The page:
by NONA BLYTH CLOUD
Many people have the impression that the struggle for women’s equality began in the 19th century, but there is evidence in women’s writing from much earlier that at least these women driving a pen across the page were not content with being subordinate to men, and there were stirrings here and there of rebellion.
Today’s Word Cloud was inspired by the 98th anniversary this coming Sunday of the certification of the 19th Amendment to the U.S. Constitution, which finally granted American women the right as citizens to vote. However, it celebrates the words of a rare woman author from the early days of the American colonies, three centuries before that fateful day in 1920.
Anne Bradstreet (1612-1672) was the first woman to be recognized as a North American poet, and the first in print. Her book, The Tenth Muse Lately Sprung Up in America, was published in London in 1650, where it became a best-seller of the day. In her Prologue to her book, she says, “I am obnoxious to each carping tongue/ That says my hand a needle better fits.”
She had been educated by her father, Thomas Dudley, who was the steward of the Earl of Lincoln. He had taken full advantage of his privilege to study the books in the Earl’s extensive library, and shared that privilege with his daughter. Anne was knowledgeable about history and literature, and could read in several languages.
Anne Dudley married Simon Bradstreet, a graduate of England’s Cambridge University, at the age of sixteen. Heeding the signs of rising intolerance against the Puritans, her father and husband decided the families should emigrate to America aboard the Arbella, one of four ships that were part of the Winthrop Fleet which brought Puritans to America. They arrived at Salem in the Massachusetts Bay Colony on June 14, 1630, but were shocked to find widespread illness and starvation in the village, and quickly moved on. Eventually, they settled in Newe Towne (now Cambridge, Massachusetts), where she gave birth to their first child. Both her husband and her father were involved in the founding of Harvard in 1636, and two of her sons were Harvard graduates. (In October 1997, the Harvard community dedicated the Bradstreet Gate at Harvard Yard, in honor of Anne Bradstreet, America’s first published poet.)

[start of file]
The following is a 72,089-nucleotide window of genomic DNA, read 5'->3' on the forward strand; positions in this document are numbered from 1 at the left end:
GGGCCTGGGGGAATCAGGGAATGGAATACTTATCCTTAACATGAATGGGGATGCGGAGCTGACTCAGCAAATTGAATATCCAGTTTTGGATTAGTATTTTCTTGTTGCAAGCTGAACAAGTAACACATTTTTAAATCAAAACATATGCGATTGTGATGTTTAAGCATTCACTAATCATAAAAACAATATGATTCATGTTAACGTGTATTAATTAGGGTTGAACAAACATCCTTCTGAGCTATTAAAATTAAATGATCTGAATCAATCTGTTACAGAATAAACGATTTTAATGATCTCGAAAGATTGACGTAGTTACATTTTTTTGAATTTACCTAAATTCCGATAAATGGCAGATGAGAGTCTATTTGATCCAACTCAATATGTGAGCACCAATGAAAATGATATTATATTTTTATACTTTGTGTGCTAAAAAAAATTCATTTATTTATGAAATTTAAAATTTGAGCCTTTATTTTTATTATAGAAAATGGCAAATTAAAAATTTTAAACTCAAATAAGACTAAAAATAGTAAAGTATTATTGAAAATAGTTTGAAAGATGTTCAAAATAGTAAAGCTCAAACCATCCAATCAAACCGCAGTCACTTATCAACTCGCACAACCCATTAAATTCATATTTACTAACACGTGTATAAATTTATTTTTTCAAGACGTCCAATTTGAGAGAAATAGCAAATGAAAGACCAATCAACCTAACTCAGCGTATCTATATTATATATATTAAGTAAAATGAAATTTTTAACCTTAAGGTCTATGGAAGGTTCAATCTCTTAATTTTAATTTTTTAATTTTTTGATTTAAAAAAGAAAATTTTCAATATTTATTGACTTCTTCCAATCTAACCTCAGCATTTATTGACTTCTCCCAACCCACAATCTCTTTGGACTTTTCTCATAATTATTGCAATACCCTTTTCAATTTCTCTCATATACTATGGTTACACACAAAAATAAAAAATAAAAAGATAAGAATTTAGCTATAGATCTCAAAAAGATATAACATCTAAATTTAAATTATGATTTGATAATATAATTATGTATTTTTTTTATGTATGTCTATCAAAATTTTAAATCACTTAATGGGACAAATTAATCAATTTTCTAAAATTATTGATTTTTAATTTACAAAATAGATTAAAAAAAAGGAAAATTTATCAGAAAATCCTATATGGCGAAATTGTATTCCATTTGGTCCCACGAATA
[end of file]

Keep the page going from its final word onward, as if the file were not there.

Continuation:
Life in this ‘New World’ was much harder than life had been in England. By the time she was pregnant with her sixth child, her husband moved their family again, this time to help found North Andover in 1646. On July 10, 1666, their family home was lost in a fire that left the Bradstreets homeless and with few personal belongings. Anne Bradstreet’s health was slowly failing. She suffered from tuberculosis and grief over the death of loved ones, but her strong will kept her going until September 16, 1672, when she finally succumbed to tuberculosis at the age of 60.
Bradstreet was a loving mother of eight children and the devoted wife of a public official in the New England Puritan community, but she struggled inwardly with the limitations placed on women by the Puritanism in which she had been raised. She wrote her poetry, often late at night, after her familial duties were done for the day. Her poems are mainly about her family, marriage and motherhood, the sufferings of life, and a dutiful religious faith, but a subtle discontent sometimes seeps through, the never-resolved conflict between her ‘place’ and her desire for something more.
Let’s begin with a poem about Anne Bradstreet, a tribute to her enduring inspiration written by Irish poet Eavan Boland (1944 – ):
Becoming Anne Bradstreet
It happens again
As soon as I take down her book and open it.
I turn the page.
My skies rise higher and hang younger stars.
The ship’s rail freezes.
Mare Hibernicum leads to Anne Bradstreet’s coast.
A blackbird leaves her pine trees
And lands in my spruce trees.
I open my door on a Dublin street.
Her child/her words are staring up at me:
In better dress to trim thee was my mind,
But nought save home-spun cloth, i’ th’ house I find.
We say home truths
Because her words can be at home anywhere—
At the source, at the end and whenever
The book lies open and I am again
An Irish poet watching an English woman
Become an American poet.
“Becoming Anne Bradstreet” from Shakespeare’s Sisters: Women Writers Bridge Five Centuries, © 2012 by Eavan Boland – Folger Shakespeare Library press
Anne Bradstreet pays tribute to her father in this poem.
To Her Father with Some Verses
Most truly honoured, and as truly dear,
If worth in me or ought I do appear,
Who can of right better demand the same
Than may your worthy self from whom it came?
The principal might yield a greater sum,
Yet handled ill, amounts but to this crumb;
My stock’s so small I know not how to pay,
My bond remains in force unto this day;
Yet for part payment take this simple mite,
Where nothing’s to be had, kings loose their right.
Such is my debt I may not say forgive,
But as I can, I’ll pay it while I live;
Such is my bond, none can discharge but I,